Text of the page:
In an upcoming G&D paper, Dr. Albert Baldwin and colleagues (UNC School of Medicine) lend new insight into an alternate mechanism of p53 inactivation in tumor cells. The researchers found that the putative oncoprotein Bcl-3, which is expressed in some leukemias and solid tumors, potently suppresses p53 activation through a mechanism that involves the controlled upregulation of Hdm2 gene expression.
Additionally, they found that Bcl-3 is activated by DNA damage and is required for p53 to control Hdm2 gene expression. Thus the normal function of Bcl-3 appears to be to limit p53 activation and to suppress apoptosis. Constitutive expression of Bcl-3 in cancer, therefore, subverts the normal regulation of the p53 tumor suppressor mechanism leading to oncogenic potential.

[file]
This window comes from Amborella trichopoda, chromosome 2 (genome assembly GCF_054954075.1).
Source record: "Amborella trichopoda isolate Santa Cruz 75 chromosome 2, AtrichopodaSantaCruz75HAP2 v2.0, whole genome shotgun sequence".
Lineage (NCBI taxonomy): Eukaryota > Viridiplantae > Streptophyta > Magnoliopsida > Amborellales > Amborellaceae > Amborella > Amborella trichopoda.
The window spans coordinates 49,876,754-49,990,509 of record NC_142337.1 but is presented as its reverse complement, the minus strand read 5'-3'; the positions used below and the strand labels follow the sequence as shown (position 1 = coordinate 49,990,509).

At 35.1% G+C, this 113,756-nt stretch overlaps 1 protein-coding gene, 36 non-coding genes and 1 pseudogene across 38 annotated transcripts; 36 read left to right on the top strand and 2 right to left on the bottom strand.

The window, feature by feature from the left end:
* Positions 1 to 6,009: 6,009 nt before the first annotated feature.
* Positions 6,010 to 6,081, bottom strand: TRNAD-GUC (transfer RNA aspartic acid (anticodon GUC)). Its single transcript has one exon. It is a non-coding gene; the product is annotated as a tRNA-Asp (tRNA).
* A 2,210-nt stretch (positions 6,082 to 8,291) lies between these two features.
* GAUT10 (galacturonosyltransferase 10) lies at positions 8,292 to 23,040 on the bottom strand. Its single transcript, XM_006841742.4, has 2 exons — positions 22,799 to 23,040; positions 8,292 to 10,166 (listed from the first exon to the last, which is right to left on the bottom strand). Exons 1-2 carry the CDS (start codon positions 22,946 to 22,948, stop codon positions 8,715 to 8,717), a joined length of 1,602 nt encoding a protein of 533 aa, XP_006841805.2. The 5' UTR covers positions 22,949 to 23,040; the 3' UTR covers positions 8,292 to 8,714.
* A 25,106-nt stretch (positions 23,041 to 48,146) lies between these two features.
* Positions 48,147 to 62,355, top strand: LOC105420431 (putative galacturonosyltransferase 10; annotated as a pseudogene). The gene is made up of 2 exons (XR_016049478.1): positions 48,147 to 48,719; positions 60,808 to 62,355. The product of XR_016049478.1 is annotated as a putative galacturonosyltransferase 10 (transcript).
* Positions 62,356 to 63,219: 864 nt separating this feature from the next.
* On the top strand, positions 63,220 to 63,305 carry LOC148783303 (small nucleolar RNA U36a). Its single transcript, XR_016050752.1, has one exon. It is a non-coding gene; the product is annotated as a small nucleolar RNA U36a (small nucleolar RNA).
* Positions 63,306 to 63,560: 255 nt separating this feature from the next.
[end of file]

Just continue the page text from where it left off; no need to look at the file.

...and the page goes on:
Heather Cosel | EurekAlert!
25.07.2017 | Rudolf-Virchow-Zentrum für Experimentelle Biomedizin der Universität Würzburg
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